The Fat and the Thin by Emile Zola, Fiction, Literary, Classics Cover Image

About the Author: Émile Zola

Émile François Zola was an influential French novelist, the most important example of the literary school of naturalism, and a major figure in the political liberalization of France.

More than half of Zola's novels were part of a set of 20 books collectively known as Les Rougon-Macquart. Unlike Balzac who in the midst of his literary career resynthesized his work into La Comédie Humaine, Zola from the start at the age of 28 had thought of the complete layout of the series. Set in France's Second Empire, the series traces the "environmental" influences of violence, alcohol and prostitution which became more prevalent during the second wave of the Industrial Revolution. The series examines two branches of a family: the respectable (that is, legitimate) Rougons and the disreputable (illegitimate) Macquarts for five generations.

As he described his plans for the series, "I want to portray, at the outset of a century of liberty and truth, a family that cannot restrain itself in its rush to possess all the good things that progress is making available and is derailed by its own momentum, the fatal convulsions that accompany the birth of a new world."

Although Zola and Cézanne were friends from childhood, they broke in later life over Zola's fictionalized depiction of Cézanne and the Bohemian life of painters in his novel L'Œuvre (The Masterpiece, 1886).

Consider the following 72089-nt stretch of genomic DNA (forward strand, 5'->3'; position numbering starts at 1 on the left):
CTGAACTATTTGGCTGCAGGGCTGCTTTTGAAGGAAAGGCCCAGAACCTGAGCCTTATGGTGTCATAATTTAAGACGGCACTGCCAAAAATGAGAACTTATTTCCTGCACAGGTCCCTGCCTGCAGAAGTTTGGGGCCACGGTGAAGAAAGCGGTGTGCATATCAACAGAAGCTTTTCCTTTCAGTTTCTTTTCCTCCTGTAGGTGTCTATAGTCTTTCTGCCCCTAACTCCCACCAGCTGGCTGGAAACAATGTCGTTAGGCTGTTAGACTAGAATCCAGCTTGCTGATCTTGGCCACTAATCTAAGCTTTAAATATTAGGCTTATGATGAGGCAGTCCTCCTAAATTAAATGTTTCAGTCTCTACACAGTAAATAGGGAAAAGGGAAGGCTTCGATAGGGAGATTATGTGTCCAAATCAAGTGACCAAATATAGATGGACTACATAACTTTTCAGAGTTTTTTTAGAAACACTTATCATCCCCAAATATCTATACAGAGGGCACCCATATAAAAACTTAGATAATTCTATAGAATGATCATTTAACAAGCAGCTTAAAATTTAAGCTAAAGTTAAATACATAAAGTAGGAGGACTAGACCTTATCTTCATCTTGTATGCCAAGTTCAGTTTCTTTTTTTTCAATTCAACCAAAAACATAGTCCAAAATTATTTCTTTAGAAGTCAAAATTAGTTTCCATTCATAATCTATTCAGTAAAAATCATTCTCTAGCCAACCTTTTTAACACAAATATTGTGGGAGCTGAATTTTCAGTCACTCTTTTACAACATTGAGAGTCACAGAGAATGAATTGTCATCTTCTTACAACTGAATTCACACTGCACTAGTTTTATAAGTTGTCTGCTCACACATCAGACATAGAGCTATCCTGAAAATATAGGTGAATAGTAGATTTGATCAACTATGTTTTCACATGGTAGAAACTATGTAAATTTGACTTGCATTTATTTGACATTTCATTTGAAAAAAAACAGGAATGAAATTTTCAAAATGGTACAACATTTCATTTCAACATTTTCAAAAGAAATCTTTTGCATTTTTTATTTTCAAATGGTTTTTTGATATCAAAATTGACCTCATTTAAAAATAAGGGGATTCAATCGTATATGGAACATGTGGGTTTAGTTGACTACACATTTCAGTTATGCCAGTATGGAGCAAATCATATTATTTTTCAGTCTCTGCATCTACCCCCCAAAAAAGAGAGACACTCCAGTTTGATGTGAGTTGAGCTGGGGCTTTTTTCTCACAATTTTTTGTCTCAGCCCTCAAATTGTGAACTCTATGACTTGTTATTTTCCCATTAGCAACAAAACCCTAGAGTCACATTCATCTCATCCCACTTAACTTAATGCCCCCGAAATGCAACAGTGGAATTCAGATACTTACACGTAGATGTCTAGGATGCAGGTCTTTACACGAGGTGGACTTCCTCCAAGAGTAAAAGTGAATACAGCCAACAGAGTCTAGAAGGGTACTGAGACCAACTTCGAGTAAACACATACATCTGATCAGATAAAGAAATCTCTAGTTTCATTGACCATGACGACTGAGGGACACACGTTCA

From 1877 with the publication of l'Assommoir, Émile Zola became wealthy, he was better paid than Victor Hugo, for example. He became a figurehead among the literary bourgeoisie and organized cultural dinners with Guy de Maupassant, Joris-Karl Huysmans and other writers at his luxurious villa in Medan near Paris after 1880. Germinal in 1885, then the three 'cities', Lourdes in 1894, Rome in 1896 and Paris in 1897, established Zola as a successful author.

The self-proclaimed leader of French naturalism, Zola's works inspired operas such as those of Gustave Charpentier, notably Louise in the 1890s. His works, inspired by the concepts of heredity (Claude Bernard), social manichaeism and idealistic socialism, resonate with those of Nadar, Manet and subsequently Flaubert.


The Fat and the Thin by Emile Zola, Fiction, Literary, Classics Cover Image

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Goodreads rating: 3.89

Hardcover, Published in Oct 2007 by Aegypan

ISBN10: 1603127097 | ISBN13: 9781603127097

Page count: 292

Emile Zola was a French novelist and exponent of Naturalism, as well as a noted political liberal. Half of Zola's novels were a set of twenty called Les Rougon-Macquart, set in France's Second Empire. It traces two branches of a single family over a period of generations. "The Fat and the Thin" is the third novel of Zola's twenty volume Rougon-Macquart series. "The Fat and the Thin" is a study of the teeming life which surrounds the great central markets of Paris. The heroine is Lisa Quenu, a daughter of Antoine Macquart. She has become prosperous, and increasingly selfish. Her brother-in-law Florent has escaped from penal servitude in Cayenne and lives for a short time in her house, but she becomes tired of his presence and ultimately denounces him to the police.

As a critic put it: "It also embraces a powerful allegory, the prose song of the eternal battle between the lean of this world and the fat - a battle in which, as the author shows, the latter always come off successful."

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